Survey Says: People Would Rather Do This Dirty Chore Than Shop In Person

Survey Says: People Would Rather Do This Dirty Chore Than Shop In Person

Kenya Foy
Mar 18, 2017

In-store shopping has become a huge pain in the butt to the degree that many consumers are willing to go to extreme lengths to get out of doing it. That said, the phrase "shop 'til you drop" may very well be on its way to becoming obsolete, at least according to a study that claims people would rather wash dishes than shop in person.

That's actually saying a lot about how consumers feel about the brick-and-mortar experience, considering the fact that doing the dishes is generally regarded as one of the least favorite household chores.

A report by Capgemini Consulting that polled 6,000 consumers and 500 retail leaders found that people are beginning to regard the act of physical shopping as futile and a much less pleasant experience than making purchases online. So much so that nearly a third of participants would choose dishes over shopping.

(Image credit: Capgemini Consulting)

Basically, consumers are willing to suck it up and seek out easier ways to do fewer dishes if it means they can permanently replace perusing the store aisles and racks with scrolling and clicking.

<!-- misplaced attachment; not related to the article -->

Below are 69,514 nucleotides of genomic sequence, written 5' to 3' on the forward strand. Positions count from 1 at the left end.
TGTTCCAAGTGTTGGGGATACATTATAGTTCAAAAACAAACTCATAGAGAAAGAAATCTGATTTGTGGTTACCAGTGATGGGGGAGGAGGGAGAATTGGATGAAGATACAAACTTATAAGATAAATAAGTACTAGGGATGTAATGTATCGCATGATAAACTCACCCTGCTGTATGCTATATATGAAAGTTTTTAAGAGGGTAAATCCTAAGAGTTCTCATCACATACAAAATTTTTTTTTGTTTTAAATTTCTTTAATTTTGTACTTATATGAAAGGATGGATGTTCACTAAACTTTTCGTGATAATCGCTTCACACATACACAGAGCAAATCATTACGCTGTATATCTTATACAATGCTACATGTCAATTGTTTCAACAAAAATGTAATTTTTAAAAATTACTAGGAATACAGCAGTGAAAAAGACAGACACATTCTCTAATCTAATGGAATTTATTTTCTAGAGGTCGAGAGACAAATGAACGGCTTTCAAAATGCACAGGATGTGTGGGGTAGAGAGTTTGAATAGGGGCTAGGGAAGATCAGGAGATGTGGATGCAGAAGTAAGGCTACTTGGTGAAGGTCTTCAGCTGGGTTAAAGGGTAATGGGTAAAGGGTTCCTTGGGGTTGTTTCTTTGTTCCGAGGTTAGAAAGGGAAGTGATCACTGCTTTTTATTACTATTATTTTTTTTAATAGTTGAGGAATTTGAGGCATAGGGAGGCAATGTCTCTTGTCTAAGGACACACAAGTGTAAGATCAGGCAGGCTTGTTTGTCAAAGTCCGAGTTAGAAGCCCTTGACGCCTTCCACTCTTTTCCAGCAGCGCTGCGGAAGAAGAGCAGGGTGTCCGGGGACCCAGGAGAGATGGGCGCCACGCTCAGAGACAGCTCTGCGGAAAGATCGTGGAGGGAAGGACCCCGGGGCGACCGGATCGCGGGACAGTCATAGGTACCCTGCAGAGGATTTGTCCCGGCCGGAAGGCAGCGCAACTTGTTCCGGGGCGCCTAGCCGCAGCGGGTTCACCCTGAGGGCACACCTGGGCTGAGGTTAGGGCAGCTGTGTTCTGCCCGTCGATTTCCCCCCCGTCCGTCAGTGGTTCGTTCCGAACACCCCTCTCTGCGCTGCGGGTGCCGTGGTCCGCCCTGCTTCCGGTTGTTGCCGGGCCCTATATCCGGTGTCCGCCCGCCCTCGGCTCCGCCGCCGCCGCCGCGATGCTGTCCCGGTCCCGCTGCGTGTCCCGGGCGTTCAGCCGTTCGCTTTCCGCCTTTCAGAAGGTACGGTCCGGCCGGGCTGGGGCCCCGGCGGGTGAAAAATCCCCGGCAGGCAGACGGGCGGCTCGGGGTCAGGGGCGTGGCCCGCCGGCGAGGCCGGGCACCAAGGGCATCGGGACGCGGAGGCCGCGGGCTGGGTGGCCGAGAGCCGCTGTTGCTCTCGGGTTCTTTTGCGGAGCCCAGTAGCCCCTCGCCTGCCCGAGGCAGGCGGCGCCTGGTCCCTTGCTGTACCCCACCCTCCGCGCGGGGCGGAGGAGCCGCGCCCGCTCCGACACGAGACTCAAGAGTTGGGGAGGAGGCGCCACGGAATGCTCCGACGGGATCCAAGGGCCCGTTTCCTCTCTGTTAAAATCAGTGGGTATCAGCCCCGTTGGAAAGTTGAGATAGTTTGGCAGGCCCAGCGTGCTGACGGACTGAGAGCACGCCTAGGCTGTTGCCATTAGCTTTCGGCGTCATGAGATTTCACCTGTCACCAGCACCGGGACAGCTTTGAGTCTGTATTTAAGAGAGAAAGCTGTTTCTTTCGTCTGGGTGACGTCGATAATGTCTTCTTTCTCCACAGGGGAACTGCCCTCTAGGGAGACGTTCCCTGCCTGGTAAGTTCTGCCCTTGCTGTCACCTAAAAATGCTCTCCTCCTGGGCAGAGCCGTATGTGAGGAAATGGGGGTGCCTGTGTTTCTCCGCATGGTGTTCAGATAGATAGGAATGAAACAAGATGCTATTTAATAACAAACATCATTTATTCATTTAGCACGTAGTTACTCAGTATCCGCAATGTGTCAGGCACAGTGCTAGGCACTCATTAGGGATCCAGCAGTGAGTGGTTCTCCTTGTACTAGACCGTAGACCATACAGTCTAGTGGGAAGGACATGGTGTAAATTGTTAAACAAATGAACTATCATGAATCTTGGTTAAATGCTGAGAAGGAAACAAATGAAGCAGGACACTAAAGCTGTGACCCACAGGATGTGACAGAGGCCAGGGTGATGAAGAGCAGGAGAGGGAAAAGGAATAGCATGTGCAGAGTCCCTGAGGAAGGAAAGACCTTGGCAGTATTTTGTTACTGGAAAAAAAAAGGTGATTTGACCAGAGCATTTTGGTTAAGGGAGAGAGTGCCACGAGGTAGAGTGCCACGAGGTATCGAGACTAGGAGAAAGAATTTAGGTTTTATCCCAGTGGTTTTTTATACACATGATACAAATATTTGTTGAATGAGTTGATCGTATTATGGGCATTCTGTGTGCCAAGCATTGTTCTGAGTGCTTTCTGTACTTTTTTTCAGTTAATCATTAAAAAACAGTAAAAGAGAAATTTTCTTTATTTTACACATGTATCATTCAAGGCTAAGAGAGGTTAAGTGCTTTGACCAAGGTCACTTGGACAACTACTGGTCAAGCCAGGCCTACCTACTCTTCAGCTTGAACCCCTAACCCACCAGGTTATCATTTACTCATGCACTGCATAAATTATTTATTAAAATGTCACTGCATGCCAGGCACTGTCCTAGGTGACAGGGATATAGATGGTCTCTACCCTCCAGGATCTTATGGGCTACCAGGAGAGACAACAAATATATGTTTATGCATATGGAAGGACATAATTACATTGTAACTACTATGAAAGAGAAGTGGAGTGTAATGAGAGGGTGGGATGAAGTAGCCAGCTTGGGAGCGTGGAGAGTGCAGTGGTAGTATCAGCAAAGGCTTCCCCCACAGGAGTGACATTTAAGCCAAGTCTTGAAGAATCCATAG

"Our latest research shows that shoppers are now seeing less value and pleasure in this core element of the physical retail experience," the report reads. "A key reason for this declining value is that consumers now expect a physical user experience that replicates what they find online, from expecting goods to be in stock to being able to choose from multiple delivery options. Consumers wish to use technology to help them engage with the store at every step of the shopping journey."

Additionally, 59 percent of those surveyed would be willing to make purchases from sites Google Express, Facebook, with 57 percent expressing a desire for brick-and-mortar establishments to "serve a higher function" than simply selling products.

So far, the closest we've come to experiencing the convenience of online shopping in physical form is the forthcoming Amazon store with no checkout lines, but if consumers have their way, we'll need only a computer, an internet connection and a pair of dishpan hands to make purchases.

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